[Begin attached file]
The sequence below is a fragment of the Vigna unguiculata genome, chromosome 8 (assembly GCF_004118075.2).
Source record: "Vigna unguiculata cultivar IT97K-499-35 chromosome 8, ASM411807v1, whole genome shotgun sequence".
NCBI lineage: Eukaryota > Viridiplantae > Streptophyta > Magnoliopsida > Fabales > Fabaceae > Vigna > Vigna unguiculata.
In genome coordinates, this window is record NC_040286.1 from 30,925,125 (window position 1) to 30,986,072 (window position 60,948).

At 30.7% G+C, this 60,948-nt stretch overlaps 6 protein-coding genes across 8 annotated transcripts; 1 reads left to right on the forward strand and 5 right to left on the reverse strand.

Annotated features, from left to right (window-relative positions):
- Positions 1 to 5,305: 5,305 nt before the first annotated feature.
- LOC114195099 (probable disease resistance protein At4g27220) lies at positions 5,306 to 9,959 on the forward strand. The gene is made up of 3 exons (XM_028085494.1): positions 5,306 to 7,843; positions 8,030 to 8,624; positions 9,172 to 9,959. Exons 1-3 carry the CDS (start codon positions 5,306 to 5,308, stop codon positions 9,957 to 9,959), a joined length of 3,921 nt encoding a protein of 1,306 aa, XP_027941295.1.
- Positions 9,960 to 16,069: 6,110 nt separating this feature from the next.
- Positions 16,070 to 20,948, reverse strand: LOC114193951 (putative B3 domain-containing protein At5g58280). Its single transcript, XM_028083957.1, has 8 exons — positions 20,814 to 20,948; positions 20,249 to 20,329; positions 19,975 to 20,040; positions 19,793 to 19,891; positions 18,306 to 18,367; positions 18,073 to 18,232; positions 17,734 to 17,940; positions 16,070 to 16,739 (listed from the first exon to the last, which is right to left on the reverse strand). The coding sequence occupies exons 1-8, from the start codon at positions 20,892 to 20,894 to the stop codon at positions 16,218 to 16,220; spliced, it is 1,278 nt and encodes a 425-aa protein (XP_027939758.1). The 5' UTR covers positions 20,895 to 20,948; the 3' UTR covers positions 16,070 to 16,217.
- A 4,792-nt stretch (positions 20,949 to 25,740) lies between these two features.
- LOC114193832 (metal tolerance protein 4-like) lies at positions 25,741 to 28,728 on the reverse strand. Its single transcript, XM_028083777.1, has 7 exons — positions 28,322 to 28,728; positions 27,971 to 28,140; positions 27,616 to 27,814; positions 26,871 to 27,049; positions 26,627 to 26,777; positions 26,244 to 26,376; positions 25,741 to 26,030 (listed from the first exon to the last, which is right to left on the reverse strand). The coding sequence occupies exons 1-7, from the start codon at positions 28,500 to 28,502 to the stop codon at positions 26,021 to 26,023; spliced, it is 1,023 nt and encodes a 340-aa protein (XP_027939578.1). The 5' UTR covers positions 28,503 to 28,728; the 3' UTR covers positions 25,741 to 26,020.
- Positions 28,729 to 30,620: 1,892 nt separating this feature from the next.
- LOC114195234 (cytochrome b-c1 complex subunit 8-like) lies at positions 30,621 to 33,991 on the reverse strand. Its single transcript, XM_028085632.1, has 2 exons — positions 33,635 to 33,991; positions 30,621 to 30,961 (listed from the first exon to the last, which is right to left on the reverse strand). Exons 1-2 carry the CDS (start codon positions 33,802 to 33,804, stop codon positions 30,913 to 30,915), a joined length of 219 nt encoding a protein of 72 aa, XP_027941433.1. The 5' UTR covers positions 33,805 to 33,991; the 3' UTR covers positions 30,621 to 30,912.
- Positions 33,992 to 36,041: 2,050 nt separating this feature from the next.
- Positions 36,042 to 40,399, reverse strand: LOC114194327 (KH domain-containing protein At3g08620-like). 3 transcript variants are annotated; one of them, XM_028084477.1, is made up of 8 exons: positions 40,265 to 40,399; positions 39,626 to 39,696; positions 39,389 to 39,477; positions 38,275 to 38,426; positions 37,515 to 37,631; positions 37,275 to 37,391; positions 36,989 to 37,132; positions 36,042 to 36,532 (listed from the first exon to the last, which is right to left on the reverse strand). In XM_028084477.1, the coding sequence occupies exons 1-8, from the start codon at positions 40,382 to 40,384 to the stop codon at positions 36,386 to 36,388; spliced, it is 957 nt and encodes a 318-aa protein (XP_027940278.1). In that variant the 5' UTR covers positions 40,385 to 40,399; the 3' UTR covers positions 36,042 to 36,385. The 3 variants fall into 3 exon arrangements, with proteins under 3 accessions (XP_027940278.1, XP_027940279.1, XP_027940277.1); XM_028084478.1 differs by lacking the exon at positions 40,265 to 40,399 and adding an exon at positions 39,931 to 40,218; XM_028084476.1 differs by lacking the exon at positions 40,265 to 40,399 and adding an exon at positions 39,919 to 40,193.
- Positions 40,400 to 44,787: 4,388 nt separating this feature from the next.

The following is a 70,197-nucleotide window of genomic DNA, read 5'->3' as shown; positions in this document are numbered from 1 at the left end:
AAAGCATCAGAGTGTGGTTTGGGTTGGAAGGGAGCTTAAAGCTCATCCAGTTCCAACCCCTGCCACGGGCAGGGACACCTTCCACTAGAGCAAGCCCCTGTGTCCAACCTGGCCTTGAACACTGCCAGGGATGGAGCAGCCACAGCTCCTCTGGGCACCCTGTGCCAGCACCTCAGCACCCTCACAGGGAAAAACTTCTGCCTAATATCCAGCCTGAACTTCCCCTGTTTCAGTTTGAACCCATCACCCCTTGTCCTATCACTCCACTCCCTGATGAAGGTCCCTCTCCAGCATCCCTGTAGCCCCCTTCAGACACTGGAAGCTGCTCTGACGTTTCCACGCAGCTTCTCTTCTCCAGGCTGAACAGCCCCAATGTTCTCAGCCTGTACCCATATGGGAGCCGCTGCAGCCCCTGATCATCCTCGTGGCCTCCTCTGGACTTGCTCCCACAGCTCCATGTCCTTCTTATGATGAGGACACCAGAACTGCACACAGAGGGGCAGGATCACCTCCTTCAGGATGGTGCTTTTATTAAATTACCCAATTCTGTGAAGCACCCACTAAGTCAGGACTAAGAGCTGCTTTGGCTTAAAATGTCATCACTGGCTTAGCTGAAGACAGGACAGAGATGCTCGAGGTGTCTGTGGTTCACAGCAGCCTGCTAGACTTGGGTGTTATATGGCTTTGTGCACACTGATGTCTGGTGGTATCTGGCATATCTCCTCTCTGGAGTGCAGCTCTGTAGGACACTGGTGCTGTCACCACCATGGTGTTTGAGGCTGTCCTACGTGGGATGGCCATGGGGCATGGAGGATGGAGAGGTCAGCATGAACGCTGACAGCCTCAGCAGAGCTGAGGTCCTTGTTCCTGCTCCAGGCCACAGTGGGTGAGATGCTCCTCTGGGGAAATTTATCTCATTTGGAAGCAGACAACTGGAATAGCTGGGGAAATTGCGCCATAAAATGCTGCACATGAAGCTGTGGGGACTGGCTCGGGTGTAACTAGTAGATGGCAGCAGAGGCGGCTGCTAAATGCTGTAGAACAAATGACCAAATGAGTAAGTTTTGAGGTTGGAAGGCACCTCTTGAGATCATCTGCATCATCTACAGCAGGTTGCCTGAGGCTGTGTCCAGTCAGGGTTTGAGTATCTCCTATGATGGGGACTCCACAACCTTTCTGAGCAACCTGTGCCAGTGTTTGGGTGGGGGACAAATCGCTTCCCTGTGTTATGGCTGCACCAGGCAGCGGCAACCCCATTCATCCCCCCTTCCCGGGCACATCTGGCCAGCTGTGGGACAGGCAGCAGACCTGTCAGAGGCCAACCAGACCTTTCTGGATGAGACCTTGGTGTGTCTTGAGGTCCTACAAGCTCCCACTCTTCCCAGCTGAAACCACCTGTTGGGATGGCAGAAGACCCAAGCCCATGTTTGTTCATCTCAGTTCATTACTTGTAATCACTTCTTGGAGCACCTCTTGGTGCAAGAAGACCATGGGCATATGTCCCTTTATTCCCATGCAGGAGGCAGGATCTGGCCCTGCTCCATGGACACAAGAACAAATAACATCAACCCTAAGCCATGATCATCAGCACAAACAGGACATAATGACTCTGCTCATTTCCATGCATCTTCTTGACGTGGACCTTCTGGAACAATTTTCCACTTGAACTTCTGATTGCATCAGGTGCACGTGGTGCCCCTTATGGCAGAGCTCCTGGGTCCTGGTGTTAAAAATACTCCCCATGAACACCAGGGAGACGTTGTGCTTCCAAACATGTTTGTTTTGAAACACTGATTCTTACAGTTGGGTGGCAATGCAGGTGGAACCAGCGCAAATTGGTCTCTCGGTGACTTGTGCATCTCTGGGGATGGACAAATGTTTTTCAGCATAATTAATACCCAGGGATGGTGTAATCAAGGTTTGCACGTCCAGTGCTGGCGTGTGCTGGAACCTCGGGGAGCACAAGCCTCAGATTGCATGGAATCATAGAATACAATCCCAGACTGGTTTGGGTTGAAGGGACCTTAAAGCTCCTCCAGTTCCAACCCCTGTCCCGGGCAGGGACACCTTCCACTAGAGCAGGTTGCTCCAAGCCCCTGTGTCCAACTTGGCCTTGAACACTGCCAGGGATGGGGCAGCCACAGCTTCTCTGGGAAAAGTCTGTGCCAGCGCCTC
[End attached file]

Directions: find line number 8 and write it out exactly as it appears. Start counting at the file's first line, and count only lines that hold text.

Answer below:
- LOC114195099 (probable disease resistance protein At4g27220) lies at positions 5,306 to 9,959 on the forward strand. The gene is made up of 3 exons (XM_028085494.1): positions 5,306 to 7,843; positions 8,030 to 8,624; positions 9,172 to 9,959. Exons 1-3 carry the CDS (start codon positions 5,306 to 5,308, stop codon positions 9,957 to 9,959), a joined length of 3,921 nt encoding a protein of 1,306 aa, XP_027941295.1.